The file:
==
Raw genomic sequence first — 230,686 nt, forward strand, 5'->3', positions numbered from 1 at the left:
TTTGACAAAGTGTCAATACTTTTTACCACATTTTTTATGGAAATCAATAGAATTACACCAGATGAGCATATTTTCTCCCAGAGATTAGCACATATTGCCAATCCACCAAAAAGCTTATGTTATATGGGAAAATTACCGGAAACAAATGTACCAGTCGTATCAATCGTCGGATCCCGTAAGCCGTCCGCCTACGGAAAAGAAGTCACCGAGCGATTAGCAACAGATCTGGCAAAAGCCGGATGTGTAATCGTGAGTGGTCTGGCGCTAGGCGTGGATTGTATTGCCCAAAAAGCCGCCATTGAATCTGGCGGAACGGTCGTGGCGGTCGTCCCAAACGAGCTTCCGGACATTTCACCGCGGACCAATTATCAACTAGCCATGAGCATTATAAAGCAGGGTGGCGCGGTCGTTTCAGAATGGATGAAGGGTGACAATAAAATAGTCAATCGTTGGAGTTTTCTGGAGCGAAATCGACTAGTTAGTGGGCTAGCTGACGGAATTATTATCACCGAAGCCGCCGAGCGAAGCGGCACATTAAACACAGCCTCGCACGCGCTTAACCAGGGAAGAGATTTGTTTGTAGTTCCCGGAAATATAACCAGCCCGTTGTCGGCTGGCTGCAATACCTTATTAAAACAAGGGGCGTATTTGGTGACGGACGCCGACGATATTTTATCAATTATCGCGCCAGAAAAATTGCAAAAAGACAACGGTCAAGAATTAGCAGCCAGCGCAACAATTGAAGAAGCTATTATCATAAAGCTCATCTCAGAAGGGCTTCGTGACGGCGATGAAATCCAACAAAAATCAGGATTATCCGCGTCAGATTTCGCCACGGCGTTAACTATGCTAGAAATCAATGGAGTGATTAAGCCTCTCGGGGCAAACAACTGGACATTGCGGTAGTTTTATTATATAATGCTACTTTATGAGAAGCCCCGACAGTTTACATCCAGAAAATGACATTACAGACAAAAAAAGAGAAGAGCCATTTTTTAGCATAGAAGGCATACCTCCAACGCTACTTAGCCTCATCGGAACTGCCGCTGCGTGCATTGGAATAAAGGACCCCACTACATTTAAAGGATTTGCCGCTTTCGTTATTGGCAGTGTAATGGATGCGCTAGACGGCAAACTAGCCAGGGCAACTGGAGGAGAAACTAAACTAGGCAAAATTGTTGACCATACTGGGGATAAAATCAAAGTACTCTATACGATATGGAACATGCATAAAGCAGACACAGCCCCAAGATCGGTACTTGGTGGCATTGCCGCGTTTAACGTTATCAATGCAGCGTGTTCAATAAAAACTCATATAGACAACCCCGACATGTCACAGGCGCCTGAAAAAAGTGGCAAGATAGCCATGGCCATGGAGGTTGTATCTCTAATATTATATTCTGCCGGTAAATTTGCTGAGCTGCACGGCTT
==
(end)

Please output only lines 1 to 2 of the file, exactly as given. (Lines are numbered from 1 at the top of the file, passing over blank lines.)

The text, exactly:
Raw genomic sequence first — 230,686 nt, forward strand, 5'->3', positions numbered from 1 at the left:
TTTGACAAAGTGTCAATACTTTTTACCACATTTTTTATGGAAATCAATAGAATTACACCAGATGAGCATATTTTCTCCCAGAGATTAGCACATATTGCCAATCCACCAAAAAGCTTATGTTATATGGGAAAATTACCGGAAACAAATGTACCAGTCGTATCAATCGTCGGATCCCGTAAGCCGTCCGCCTACGGAAAAGAAGTCACCGAGCGATTAGCAACAGATCTGGCAAAAGCCGGATGTGTAATCGTGAGTGGTCTGGCGCTAGGCGTGGATTGTATTGCCCAAAAAGCCGCCATTGAATCTGGCGGAACGGTCGTGGCGGTCGTCCCAAACGAGCTTCCGGACATTTCACCGCGGACCAATTATCAACTAGCCATGAGCATTATAAAGCAGGGTGGCGCGGTCGTTTCAGAATGGATGAAGGGTGACAATAAAATAGTCAATCGTTGGAGTTTTCTGGAGCGAAATCGACTAGTTAGTGGGCTAGCTGACGGAATTATTATCACCGAAGCCGCCGAGCGAAGCGGCACATTAAACACAGCCTCGCACGCGCTTAACCAGGGAAGAGATTTGTTTGTAGTTCCCGGAAATATAACCAGCCCGTTGTCGGCTGGCTGCAATACCTTATTAAAACAAGGGGCGTATTTGGTGACGGACGCCGACGATATTTTATCAATTATCGCGCCAGAAAAATTGCAAAAAGACAACGGTCAAGAATTAGCAGCCAGCGCAACAATTGAAGAAGCTATTATCATAAAGCTCATCTCAGAAGGGCTTCGTGACGGCGATGAAATCCAACAAAAATCAGGATTATCCGCGTCAGATTTCGCCACGGCGTTAACTATGCTAGAAATCAATGGAGTGATTAAGCCTCTCGGGGCAAACAACTGGACATTGCGGTAGTTTTATTATATAATGCTACTTTATGAGAAGCCCCGACAGTTTACATCCAGAAAATGACATTACAGACAAAAAAAGAGAAGAGCCATTTTTTAGCATAGAAGGCATACCTCCAACGCTACTTAGCCTCATCGGAACTGCCGCTGCGTGCATTGGAATAAAGGACCCCACTACATTTAAAGGATTTGCCGCTTTCGTTATTGGCAGTGTAATGGATGCGCTAGACGGCAAACTAGCCAGGGCAACTGGAGGAGAAACTAAACTAGGCAAAATTGTTGACCATACTGGGGATAAAATCAAAGTACTCTATACGATATGGAACATGCATAAAGCAGACACAGCCCCAAGATCGGTACTTGGTGGCATTGCCGCGTTTAACGTTATCAATGCAGCGTGTTCAATAAAAACTCATATAGACAACCCCGACATGTCACAGGCGCCTGAAAAAAGTGGCAAGATAGCCATGGCCATGGAGGTTGTATCTCTAATATTATATTCTGCCGGTAAATTTGCTGAGCTGCACGGCTT